Cleveland Clinic Researchers Identify Diabetes Drug Metformin as Potential Atrial Fibrillation Treatment in Collaborative Research – Cleveland Clinic Newsroom
Alicia Reale-Cooney 216.408.7444
Hope Buggey 216.213.6192
Hope Buggey 216.213.6192
Cleveland Clinic researchers have identified a common diabetes medication, metformin, as a possible treatment for atrial fibrillation.
The study, published in Cell Reports Medicine, built on ongoing collaborative Cleveland Clinic research to support further investigation into metformin as a drug repurposing candidate. Researchers used advanced computation and genetic sequencing to determine that metformin’s targets overlap significantly with genes dysregulated in atrial fibrillation.
“Finding drugs or procedures to treat atrial fibrillation is difficult because of potential serious side effects,” said Mina Chung, M.D., senior author of the study who is in Cleveland Clinic’s department of cardiovascular medicine in the Heart, Vascular and Thoracic Institute. “There is a significant need for new treatments for atrial fibrillation as there have been no new drugs approved in more than a decade.”
The analysis found metformin targeted 30 genes associated with atrial fibrillation, with direct effects on gene expression for eight.
“It’s not that we’ve found a new drug target where it takes 20 years to test this in individuals,” said Jessica Castrillon Lal, the study’s first author and a fifth-year graduate student in the Cleveland Clinic Molecular Medicine program.
Eight other candidate drugs surfaced in the analysis, but researchers were able to identify metformin as the most promising candidate through testing and reviewing outcomes in large stores of patient data.
“We can cut off 10+ years in the drug development pipeline. We already have the information there. We just have to test it in a very computationally efficient way, such as artificial intelligence technology,” said Feixiong Cheng, Ph.D., co-senior author of the study who is Associate Staff at the Genomic Medicine Institute in Cleveland Clinic’s Lerner Research Institute.
Castrillon Lal conducts research in Dr. Cheng’s lab, which uses network medicine approaches to find candidate drugs for repurposing, creating vast networks of molecular interactions. For this study, researchers winnowed down a list of 2,800 FDA-approved treatments by analyzing three data sources: a map of interactions between proteins called an “interactome;” a network of genes associated with atrial fibrillation; and each medicine’s molecular or genetic targets.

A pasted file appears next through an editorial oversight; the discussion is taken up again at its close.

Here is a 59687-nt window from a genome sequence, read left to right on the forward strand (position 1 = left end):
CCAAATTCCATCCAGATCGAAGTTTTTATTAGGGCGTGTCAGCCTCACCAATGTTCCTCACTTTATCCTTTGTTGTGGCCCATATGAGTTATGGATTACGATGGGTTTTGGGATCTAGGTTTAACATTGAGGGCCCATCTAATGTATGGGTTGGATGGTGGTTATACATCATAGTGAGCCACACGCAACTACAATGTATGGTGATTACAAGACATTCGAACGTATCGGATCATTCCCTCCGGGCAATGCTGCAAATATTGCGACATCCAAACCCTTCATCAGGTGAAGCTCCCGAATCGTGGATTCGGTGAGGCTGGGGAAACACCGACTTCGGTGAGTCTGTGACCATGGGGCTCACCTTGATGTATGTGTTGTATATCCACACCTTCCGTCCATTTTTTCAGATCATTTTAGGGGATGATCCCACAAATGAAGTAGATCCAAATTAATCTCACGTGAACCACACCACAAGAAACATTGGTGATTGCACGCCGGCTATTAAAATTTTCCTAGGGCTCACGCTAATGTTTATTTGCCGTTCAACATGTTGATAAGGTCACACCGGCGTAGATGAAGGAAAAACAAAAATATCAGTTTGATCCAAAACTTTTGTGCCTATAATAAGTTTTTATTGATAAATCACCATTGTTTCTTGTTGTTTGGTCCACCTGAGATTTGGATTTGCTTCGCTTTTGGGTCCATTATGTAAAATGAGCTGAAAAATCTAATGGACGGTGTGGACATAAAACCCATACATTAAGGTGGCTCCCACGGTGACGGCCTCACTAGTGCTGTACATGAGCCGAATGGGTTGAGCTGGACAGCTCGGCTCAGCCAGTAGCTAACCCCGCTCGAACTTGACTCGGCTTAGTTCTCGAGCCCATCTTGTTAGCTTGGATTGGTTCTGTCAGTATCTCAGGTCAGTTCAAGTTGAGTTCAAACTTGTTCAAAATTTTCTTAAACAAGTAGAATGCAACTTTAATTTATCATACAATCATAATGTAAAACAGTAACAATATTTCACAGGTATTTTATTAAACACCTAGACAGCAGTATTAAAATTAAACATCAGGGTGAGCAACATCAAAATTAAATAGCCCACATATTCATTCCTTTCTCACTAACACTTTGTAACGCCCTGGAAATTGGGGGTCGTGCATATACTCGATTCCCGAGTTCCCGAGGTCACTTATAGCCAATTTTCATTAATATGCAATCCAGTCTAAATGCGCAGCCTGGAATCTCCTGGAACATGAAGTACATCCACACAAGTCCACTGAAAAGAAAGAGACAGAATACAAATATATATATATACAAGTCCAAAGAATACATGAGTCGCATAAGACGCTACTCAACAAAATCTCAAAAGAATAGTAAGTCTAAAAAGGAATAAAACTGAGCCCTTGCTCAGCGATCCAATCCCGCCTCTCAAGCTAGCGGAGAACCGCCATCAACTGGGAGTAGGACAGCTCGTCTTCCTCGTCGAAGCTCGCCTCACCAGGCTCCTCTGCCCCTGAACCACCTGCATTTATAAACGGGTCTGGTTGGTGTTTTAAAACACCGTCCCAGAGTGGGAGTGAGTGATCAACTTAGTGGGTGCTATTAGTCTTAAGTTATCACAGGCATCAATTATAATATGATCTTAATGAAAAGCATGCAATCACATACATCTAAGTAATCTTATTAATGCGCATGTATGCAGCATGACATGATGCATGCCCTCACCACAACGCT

Atrial fibrillation is the most common type of heart arrhythmia in the world and can lead to complications, including stroke and heart failure. Treatments have been primarily directed toward trying to prevent the arrhythmia using drugs targeting the electrical system, including ion channels in the heart, or using catheter ablation to isolate the pulmonary veins where initiating beats of atrial fibrillation occur.
However, side effects, limited success and potential complications can limit these approaches.
The research was conducted in collaboration with labs led by Dr. Chung, Dr. Cheng, David Van Wagoner, Ph.D.; Jonathan Smith, Ph.D., department of cardiovascular and metabolic sciences; and John Barnard, Ph.D., department of quantitative health sciences in the Lerner Research Institute.
Prior work from Drs. Chung, Smith, Van Wagoner, and Barnard had also identified the enzyme AMPK as a potential key regulator for metabolic stress. Metabolic stress has been associated with atrial fibrillation.
This work is related to a recently awarded $14.2 million grant from NIH to investigate new atrial fibrillation treatments using genomic data. Researchers further supported results of the network analyses with experiments on live beating heart cells grown from human stem cells, showing favorable effects of metformin on gene expression.
Cleveland Clinic is a nonprofit multispecialty academic medical center that integrates clinical and hospital care with research and education. Located in Cleveland, Ohio, it was founded in 1921 by four renowned physicians with a vision of providing outstanding patient care based upon the principles of cooperation, compassion and innovation. Cleveland Clinic has pioneered many medical breakthroughs, including coronary artery bypass surgery and the first face transplant in the United States. U.S. News & World Report consistently names Cleveland Clinic as one of the nation’s best hospitals in its annual “America’s Best Hospitals” survey. Among Cleveland Clinic’s 72,500 employees worldwide are more than 5,050 salaried physicians and researchers, and 17,800 registered nurses and advanced practice providers, representing 140 medical specialties and subspecialties. Cleveland Clinic is a 6,500-bed health system that includes a 173-acre main campus near downtown Cleveland, 21 hospitals, more than 220 outpatient facilities, including locations in northeast Ohio; southeast Florida; Las Vegas, Nevada; Toronto, Canada; Abu Dhabi, UAE; and London, England. In 2021, there were 10.2 million total outpatient visits, 304,000 hospital admissions and observations, and 259,000 surgical cases throughout Cleveland Clinic’s health system. Patients came for treatment from every state and 185 countries. Visit us at clevelandclinic.org. Follow us at twitter.com/ClevelandClinic. News and resources available at newsroom.clevelandclinic.org.
Editor’s Note: Cleveland Clinic News Service is available to provide broadcast-quality interviews and B-roll upon request.
For Journalists Only Sign up below for our news release distribution list.
We'll personally contact you soon for confirmation.
Contact Media Relations
Monday – Friday 7am – 5pm (EST)